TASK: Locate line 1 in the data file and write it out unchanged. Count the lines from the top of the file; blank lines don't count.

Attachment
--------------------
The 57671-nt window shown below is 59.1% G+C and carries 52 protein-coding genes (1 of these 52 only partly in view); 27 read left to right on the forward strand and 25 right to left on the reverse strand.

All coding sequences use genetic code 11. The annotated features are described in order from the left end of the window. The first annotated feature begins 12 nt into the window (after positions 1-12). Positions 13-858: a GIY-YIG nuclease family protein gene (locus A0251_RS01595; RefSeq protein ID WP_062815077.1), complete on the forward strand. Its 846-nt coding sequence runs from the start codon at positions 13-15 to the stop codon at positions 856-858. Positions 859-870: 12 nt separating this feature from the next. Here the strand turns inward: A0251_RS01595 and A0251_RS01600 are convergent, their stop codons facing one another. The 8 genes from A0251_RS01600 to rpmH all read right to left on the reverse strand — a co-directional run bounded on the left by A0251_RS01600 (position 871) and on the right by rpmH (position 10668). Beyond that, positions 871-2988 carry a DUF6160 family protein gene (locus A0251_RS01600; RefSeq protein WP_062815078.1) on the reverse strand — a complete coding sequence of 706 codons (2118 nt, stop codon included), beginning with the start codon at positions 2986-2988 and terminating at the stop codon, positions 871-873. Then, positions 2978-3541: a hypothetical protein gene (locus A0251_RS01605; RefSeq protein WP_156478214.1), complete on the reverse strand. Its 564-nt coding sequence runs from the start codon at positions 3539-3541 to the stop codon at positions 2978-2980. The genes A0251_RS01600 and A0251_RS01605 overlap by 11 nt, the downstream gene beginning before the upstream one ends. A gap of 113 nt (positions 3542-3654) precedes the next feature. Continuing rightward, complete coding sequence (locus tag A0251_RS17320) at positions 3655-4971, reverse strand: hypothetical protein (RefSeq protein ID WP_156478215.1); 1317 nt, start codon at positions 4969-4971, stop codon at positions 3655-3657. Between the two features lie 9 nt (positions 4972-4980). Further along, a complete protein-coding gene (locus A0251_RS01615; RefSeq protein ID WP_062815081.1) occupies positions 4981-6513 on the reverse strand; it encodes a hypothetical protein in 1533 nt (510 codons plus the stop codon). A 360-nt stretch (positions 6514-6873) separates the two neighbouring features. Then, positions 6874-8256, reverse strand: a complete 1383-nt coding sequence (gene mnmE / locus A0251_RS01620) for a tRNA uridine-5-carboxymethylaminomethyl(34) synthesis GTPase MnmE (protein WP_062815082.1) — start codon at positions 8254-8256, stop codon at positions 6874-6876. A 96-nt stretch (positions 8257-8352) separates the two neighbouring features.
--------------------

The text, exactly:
The 57671-nt window shown below is 59.1% G+C and carries 52 protein-coding genes (1 of these 52 only partly in view); 27 read left to right on the forward strand and 25 right to left on the reverse strand.